Video report by ITV News Correspondent Dan Rivers
The CEO of a firm that brokered a PPE deal for the government worth £253 million has said his conscience is clear, after the National Audit Office (NAO) said normal standards of transparency in the procurement process were not adhered to by ministers.
The government has been criticised over its dealings with Ayanda Capital and various other firms after PPE contracts worth billions were awarded without proper oversight.
The NAO investigation found that the £253 million deal was brokered by Ayanda Capital advisor Andrew Mills, who was also an adviser to the government's Board of Trade at the time.
The deal resulted in the purchase of 50 million face masks for £155 million, which cannot be used for their original purpose.
The government has been accused of cronyism for awarding contracts to firms recommended by MPs, but Ayanda Capital CEO Tim Horlick insists there was "no chumocracy" involved in the deal.
He said: "Andrew [Mills] didn't know the Cabinet Office people from Adam, so I don't understand what people are really saying when they're saying this.
"There was no cronysim involved in the award of the contract. It went through a proper procurement process.
"It was in fact in my view a very rigorous procurement process, so my conscience is absolutely clear."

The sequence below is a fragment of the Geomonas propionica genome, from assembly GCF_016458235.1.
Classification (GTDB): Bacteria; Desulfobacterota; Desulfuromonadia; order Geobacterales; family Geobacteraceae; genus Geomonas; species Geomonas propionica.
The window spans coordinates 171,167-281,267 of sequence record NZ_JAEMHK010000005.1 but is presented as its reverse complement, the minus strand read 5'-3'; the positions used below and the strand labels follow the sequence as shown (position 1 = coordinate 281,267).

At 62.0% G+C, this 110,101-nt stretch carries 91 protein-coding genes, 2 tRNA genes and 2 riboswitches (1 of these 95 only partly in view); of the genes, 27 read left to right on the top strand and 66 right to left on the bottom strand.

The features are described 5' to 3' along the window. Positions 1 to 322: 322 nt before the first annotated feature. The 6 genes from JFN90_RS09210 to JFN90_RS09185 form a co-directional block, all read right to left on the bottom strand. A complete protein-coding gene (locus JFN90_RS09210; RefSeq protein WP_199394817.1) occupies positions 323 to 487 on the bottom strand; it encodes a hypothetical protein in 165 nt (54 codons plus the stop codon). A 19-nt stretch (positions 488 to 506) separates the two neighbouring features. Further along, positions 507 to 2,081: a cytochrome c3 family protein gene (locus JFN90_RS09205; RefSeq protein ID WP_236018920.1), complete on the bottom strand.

Mr Mills, provided ITV News with a statement, saying neither he nor Ayanda were aware of the processes in relation to issues of conflict but said the Department for Health was "from the outset" aware of his role as an adviser to the UK Board of Trade.
"They had every opportunity to raise any concerns of a potential conflict of interest. No such concerns were raised."
Explaining how the deal was brokered, he went on: "Through a contact in the NHS I was put in touch with the Emergency PPE Procurement Team who immediately directed me to the public portal through which all individuals and businesses had to submit their offers, so as far as we were concerned we went through exactly the same process as every other potential supplier.
"Prior to the three year tenure of the BOT advisory cohort I was part of coming to an end in September 2020, the BOT had not even met since May 2019.
Here's how government contracts were awarded:
"I have had no contact with the current Secretary of State for International Trade and I had no contact with anyone in the Cabinet Office outside of the emergency procurement process. Finally, I am not a member of or donor to any political party.
"Therefore, there was no conflict of interest or any cronyism. Whether the DHSC should have better documented all this, is clearly a matter that should be put to them."
In Ayanda Capital's face mask deal, the masks complied with the BS EN149 standard and were in line with the contracts agreed with the suppliers, but did not meet the government’s published PPE specifications at the time.
In a statement, Ayanda said: "The masks have all been supplied and paid for under the terms of Ayanda’s contract with DHSC and no product has been rejected – as could have been the case under the contract had our product not been compliant.
"Suggestions that the masks are not fit for purpose or are somehow unsafe to use by frontline NHS workers are simply untrue and we are advised defamatory."
But others are angry at the way government contracts were handed out.
Businessman Robin Bartram-Brown claims his firm in Wigan was ignored by ministers, forcing him to sell his PPE products overseas instead.
"I just don't understand why this pallet is going to Texas and it's not going to a hospital in Manchester," Mr Birtram-Brown told ITV News.